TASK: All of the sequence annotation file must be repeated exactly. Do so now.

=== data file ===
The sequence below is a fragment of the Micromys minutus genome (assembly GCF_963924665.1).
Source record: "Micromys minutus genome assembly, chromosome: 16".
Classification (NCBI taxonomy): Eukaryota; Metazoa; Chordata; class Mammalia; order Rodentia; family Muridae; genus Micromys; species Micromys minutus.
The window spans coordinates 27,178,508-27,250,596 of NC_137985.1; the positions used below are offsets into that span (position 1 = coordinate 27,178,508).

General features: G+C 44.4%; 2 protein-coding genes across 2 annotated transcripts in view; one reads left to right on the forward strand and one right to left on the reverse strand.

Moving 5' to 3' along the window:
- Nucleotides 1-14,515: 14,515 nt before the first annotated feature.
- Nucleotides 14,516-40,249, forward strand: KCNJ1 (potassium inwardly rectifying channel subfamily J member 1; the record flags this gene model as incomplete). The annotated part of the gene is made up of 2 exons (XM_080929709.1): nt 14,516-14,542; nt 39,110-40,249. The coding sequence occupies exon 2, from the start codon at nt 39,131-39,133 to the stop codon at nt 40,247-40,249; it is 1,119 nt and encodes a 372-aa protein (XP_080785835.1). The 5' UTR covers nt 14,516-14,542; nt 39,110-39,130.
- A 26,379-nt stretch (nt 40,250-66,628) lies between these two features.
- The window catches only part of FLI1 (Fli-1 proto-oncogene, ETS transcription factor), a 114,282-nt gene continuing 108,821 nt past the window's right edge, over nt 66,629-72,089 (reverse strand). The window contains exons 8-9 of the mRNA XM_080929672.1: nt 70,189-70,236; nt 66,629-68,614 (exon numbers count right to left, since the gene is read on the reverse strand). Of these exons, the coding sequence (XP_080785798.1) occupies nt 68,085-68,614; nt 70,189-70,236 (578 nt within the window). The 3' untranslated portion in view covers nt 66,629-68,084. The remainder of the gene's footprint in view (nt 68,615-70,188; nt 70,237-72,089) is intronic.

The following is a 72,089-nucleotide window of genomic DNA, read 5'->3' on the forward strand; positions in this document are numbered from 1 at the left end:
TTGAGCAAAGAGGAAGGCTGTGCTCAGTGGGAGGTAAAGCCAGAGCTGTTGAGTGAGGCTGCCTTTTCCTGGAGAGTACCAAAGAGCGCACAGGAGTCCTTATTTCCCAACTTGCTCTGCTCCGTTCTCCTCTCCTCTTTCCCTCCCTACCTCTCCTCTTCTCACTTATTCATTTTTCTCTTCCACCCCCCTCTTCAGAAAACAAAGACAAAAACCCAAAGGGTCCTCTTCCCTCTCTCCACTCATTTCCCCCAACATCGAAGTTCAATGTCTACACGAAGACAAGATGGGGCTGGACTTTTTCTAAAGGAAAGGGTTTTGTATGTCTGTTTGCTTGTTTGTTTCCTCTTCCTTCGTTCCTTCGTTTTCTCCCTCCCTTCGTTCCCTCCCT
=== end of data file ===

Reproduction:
The sequence below is a fragment of the Micromys minutus genome (assembly GCF_963924665.1).
Source record: "Micromys minutus genome assembly, chromosome: 16".
Classification (NCBI taxonomy): Eukaryota; Metazoa; Chordata; class Mammalia; order Rodentia; family Muridae; genus Micromys; species Micromys minutus.
The window spans coordinates 27,178,508-27,250,596 of NC_137985.1; the positions used below are offsets into that span (position 1 = coordinate 27,178,508).

General features: G+C 44.4%; 2 protein-coding genes across 2 annotated transcripts in view; one reads left to right on the forward strand and one right to left on the reverse strand.

Moving 5' to 3' along the window:
- Nucleotides 1-14,515: 14,515 nt before the first annotated feature.
- Nucleotides 14,516-40,249, forward strand: KCNJ1 (potassium inwardly rectifying channel subfamily J member 1; the record flags this gene model as incomplete). The annotated part of the gene is made up of 2 exons (XM_080929709.1): nt 14,516-14,542; nt 39,110-40,249. The coding sequence occupies exon 2, from the start codon at nt 39,131-39,133 to the stop codon at nt 40,247-40,249; it is 1,119 nt and encodes a 372-aa protein (XP_080785835.1). The 5' UTR covers nt 14,516-14,542; nt 39,110-39,130.
- A 26,379-nt stretch (nt 40,250-66,628) lies between these two features.
- The window catches only part of FLI1 (Fli-1 proto-oncogene, ETS transcription factor), a 114,282-nt gene continuing 108,821 nt past the window's right edge, over nt 66,629-72,089 (reverse strand). The window contains exons 8-9 of the mRNA XM_080929672.1: nt 70,189-70,236; nt 66,629-68,614 (exon numbers count right to left, since the gene is read on the reverse strand). Of these exons, the coding sequence (XP_080785798.1) occupies nt 68,085-68,614; nt 70,189-70,236 (578 nt within the window). The 3' untranslated portion in view covers nt 66,629-68,084. The remainder of the gene's footprint in view (nt 68,615-70,188; nt 70,237-72,089) is intronic.

The following is a 72,089-nucleotide window of genomic DNA, read 5'->3' on the forward strand; positions in this document are numbered from 1 at the left end:
TTGAGCAAAGAGGAAGGCTGTGCTCAGTGGGAGGTAAAGCCAGAGCTGTTGAGTGAGGCTGCCTTTTCCTGGAGAGTACCAAAGAGCGCACAGGAGTCCTTATTTCCCAACTTGCTCTGCTCCGTTCTCCTCTCCTCTTTCCCTCCCTACCTCTCCTCTTCTCACTTATTCATTTTTCTCTTCCACCCCCCTCTTCAGAAAACAAAGACAAAAACCCAAAGGGTCCTCTTCCCTCTCTCCACTCATTTCCCCCAACATCGAAGTTCAATGTCTACACGAAGACAAGATGGGGCTGGACTTTTTCTAAAGGAAAGGGTTTTGTATGTCTGTTTGCTTGTTTGTTTCCTCTTCCTTCGTTCCTTCGTTTTCTCCCTCCCTTCGTTCCCTCCCT